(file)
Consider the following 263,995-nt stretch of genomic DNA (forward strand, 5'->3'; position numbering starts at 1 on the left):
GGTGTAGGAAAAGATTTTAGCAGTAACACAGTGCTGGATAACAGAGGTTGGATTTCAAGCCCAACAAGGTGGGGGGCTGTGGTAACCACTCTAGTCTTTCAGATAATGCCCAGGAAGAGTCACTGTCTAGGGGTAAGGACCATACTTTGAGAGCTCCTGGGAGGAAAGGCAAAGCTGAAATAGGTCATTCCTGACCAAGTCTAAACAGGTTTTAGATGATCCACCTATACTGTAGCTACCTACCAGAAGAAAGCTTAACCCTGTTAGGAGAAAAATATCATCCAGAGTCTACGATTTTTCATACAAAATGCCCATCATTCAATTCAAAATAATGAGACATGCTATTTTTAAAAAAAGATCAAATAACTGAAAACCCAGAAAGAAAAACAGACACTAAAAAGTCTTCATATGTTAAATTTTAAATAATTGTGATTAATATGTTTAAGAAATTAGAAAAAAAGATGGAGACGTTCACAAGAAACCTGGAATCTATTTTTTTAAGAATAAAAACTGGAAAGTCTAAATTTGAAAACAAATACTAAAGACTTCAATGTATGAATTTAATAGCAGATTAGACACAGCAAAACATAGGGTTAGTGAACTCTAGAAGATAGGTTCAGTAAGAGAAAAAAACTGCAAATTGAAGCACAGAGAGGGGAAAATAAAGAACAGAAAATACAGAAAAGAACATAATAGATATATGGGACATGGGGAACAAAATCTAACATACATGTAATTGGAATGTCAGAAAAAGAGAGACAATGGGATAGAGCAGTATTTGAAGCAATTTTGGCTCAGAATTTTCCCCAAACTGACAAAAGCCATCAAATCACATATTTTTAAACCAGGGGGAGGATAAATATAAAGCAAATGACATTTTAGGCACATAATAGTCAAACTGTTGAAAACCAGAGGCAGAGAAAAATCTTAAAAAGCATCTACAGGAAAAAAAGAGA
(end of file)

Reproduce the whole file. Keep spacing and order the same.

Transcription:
Consider the following 263,995-nt stretch of genomic DNA (forward strand, 5'->3'; position numbering starts at 1 on the left):
GGTGTAGGAAAAGATTTTAGCAGTAACACAGTGCTGGATAACAGAGGTTGGATTTCAAGCCCAACAAGGTGGGGGGCTGTGGTAACCACTCTAGTCTTTCAGATAATGCCCAGGAAGAGTCACTGTCTAGGGGTAAGGACCATACTTTGAGAGCTCCTGGGAGGAAAGGCAAAGCTGAAATAGGTCATTCCTGACCAAGTCTAAACAGGTTTTAGATGATCCACCTATACTGTAGCTACCTACCAGAAGAAAGCTTAACCCTGTTAGGAGAAAAATATCATCCAGAGTCTACGATTTTTCATACAAAATGCCCATCATTCAATTCAAAATAATGAGACATGCTATTTTTAAAAAAAGATCAAATAACTGAAAACCCAGAAAGAAAAACAGACACTAAAAAGTCTTCATATGTTAAATTTTAAATAATTGTGATTAATATGTTTAAGAAATTAGAAAAAAAGATGGAGACGTTCACAAGAAACCTGGAATCTATTTTTTTAAGAATAAAAACTGGAAAGTCTAAATTTGAAAACAAATACTAAAGACTTCAATGTATGAATTTAATAGCAGATTAGACACAGCAAAACATAGGGTTAGTGAACTCTAGAAGATAGGTTCAGTAAGAGAAAAAAACTGCAAATTGAAGCACAGAGAGGGGAAAATAAAGAACAGAAAATACAGAAAAGAACATAATAGATATATGGGACATGGGGAACAAAATCTAACATACATGTAATTGGAATGTCAGAAAAAGAGAGACAATGGGATAGAGCAGTATTTGAAGCAATTTTGGCTCAGAATTTTCCCCAAACTGACAAAAGCCATCAAATCACATATTTTTAAACCAGGGGGAGGATAAATATAAAGCAAATGACATTTTAGGCACATAATAGTCAAACTGTTGAAAACCAGAGGCAGAGAAAAATCTTAAAAAGCATCTACAGGAAAAAAAGAGA